Few-shot learning: How to build AI that is “Curiously” fast at learning new concepts

We are innovating machine-learning models that only need a handful of examples to learn a new concept in dialogues

Mahyar Khayatkhoei

May 26, 202211 minutes

Brain illustration symbolizing few-shot learning as part of self-learning algorithms

Imagine this task: Given a sentence requesting a seat purchase, we want to identify, say, the seat number — a machine-learning task more generally known as Named Entity Recognition (NER). Here is an example input sentence:

  • “I want to purchase seat 13A.”

The answer is readily obvious to our smart human brains: “13A”. But what if I asked you to explain how to arrive at such a decision to a robot?

  • Would the explanation be to choose any number followed by a letter? Then what about “13A” in a sentence like “I live at 7 Cool St. Apt. 13A”?
  • Would it be to choose any alphanumeric word following the word seat? Then what about, “I want to purchase seat number 13A”?

We could continue grinding down this path, but it is already clear that exhaustively specifying rules for how to identify the seat number is not going to work. Somehow, we just know that “13A” is the seat number, even if we cannot put this knowledge into words.

Enter, Deep Neural Networks

Deep Neural Networks (DNNs) — inspired by how the human brain works — are among the most flexible methods for picking up complex patterns in data. Coming back to the above example, we can simply show a DNN many sentences in which the seat number is identified, and the DNN will discover what patterns in a sentence would correspond to a seat number. In other words, it will learn all different combinations of words that could precede and/or follow a word to make that word become a seat number. The training of a DNN to do NER is more involved than that, but this abstraction is solid enough for our discussion here. See this post for how the actual training is carried out.

This unparalleled power to learn patterns, combined with the ongoing revolution in the availability of data and computational power, has placed DNNs at the heart of almost all applications in the broader intelligence domain. From computer vision (like detecting objects in images), to answering questions in natural language, to discovering new medicine, and more. However, there is a caveat to DNNs’ power. If DNNs can pick up on any pattern, what prevents them from picking up on the wrong patterns? The answer is the amount of training data.

The key word in our previous discussion of training a DNN to identify the seat number was many. The DNN needs to see many sentences in order for us to have some guarantees that it will not pick up spurious patterns.

For example, imagine we show the DNN only the following two sentences with their annotated seat numbers in bolded font:

  • “I want to purchase seat 13A.”
  • “Can I change my seat 7K on flight number 29C?”

The DNN will successfully avoid the spurious pattern that “any number followed by a letter is a seat number” due to the presence of 29C as not a seat number. However, it will learn another spurious pattern that “any alphanumeric word following the word seat is a seat number.” Consequently, it will fail on these sentences:

  • “I want to purchase seat number 13A.”
  • “Can I upgrade my seat on my NYC to Boston trip? 29C is my flight number and 13A is my seat.”

There are many spurious patterns to avoid, and that is why DNNs need to be trained on many data points. Exactly how many? That is still an open question, and is the central subject of the research on generalization bounds [Neyshabur et al. 2017, Valle-Perez & Louis 2020], but we will leave that discussion for another post. For now, we want to ask a perhaps more interesting and critical question: Should we abandon DNNs altogether if we don’t have enough data for a task? Or can we still make use of their pattern recognition power? Fortunately, the latter is true (with a grain of salt), and in the remainder of this post we will discuss how.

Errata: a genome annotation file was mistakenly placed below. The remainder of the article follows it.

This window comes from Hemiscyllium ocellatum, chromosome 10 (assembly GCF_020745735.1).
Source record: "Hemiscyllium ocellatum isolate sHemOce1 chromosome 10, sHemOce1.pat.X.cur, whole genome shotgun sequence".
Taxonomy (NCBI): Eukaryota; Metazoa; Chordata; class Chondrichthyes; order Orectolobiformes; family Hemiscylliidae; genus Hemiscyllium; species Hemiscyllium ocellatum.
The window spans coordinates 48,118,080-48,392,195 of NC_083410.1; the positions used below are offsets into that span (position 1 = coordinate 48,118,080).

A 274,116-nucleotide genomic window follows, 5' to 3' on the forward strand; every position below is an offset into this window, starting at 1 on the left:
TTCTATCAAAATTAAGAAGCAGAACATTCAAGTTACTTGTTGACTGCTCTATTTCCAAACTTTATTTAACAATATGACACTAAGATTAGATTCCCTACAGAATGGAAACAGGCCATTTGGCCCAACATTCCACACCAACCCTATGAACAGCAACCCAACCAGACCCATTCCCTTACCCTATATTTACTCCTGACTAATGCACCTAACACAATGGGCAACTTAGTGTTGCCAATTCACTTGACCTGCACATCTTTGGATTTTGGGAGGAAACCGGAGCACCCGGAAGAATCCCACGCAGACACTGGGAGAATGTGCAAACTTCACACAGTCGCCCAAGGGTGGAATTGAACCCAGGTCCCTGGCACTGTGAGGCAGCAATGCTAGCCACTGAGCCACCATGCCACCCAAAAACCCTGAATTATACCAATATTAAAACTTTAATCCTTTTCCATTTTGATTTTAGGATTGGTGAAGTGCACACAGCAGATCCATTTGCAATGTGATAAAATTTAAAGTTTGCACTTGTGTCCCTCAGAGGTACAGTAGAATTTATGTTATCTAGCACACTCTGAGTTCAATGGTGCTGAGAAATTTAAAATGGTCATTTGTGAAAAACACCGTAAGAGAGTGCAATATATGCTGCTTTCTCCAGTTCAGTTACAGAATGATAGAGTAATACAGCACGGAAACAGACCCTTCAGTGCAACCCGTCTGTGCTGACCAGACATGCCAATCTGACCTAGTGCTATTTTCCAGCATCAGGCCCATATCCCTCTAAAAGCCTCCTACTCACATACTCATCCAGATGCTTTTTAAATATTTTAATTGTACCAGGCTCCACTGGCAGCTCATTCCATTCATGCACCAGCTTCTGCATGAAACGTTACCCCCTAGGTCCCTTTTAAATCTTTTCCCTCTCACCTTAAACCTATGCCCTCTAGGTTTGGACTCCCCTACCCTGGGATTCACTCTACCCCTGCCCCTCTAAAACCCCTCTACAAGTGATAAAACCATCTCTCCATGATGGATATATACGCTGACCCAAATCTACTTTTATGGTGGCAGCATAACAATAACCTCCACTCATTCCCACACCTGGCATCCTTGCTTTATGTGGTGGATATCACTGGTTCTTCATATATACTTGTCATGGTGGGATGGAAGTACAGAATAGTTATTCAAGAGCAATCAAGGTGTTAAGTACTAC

Understanding few-shot learning with a swiss roll

To better understand the problem of training DNNs with only a few annotated samples, commonly known as “few-shot learning,” let us consider a toy problem. In this problem, our goal is to learn to distinguish blue circles from red crosses. Here is the all-knowing oracle description of the underlying data distribution:

The data is sampled from a swiss roll in the 2D cartesian plane, as shown in Figure 1 (left). So each data point is a tuple of (x, y) coordinates. Considering the center as the origin, any point that happens before the length of 5 on the swiss roll is defined to be a blue circle (highlighted in blue), and any point after the length 5 is defined to be a red cross (highlighted in red).

swiss roll training examples for few-shot learning
Figure 1: (Left) The support of the true swiss roll data distribution is shown in dashed lines. Red and blue highlights indicate the blue circle and red cross regions on the support, respectively, and the green triangle marks the boundary between the two classes. (Right) 10 random samples from the distribution (5 from each class).

However, we as ordinary humans, do not know what the oracle knows, and just have access to 10 random observations from this distribution. (Think of this as collecting 10 annotations in the NER task, and circles and crosses as being a seat number or not.) Hence, we have a few-shot learning problem.

We observe, by chance, 5 blue circles and 5 red crosses as shown in Figure 1 (right). Our task is a simple two-class classification: We want to learn to distinguish circles from crosses in general, given only the 10 annotated samples we have observed so far. In other words, we want to separate the blue and red highlights in Figure 1 on the left, given only the training samples shown in Figure 1 on the right.

More formally, we represent each data point with a variable z, and its label with a variable c. We want to learn the probability of being a blue circle given any input data point (think of this as the probability of a particular location on a particular sentence being the seat number), that is, p(c|z).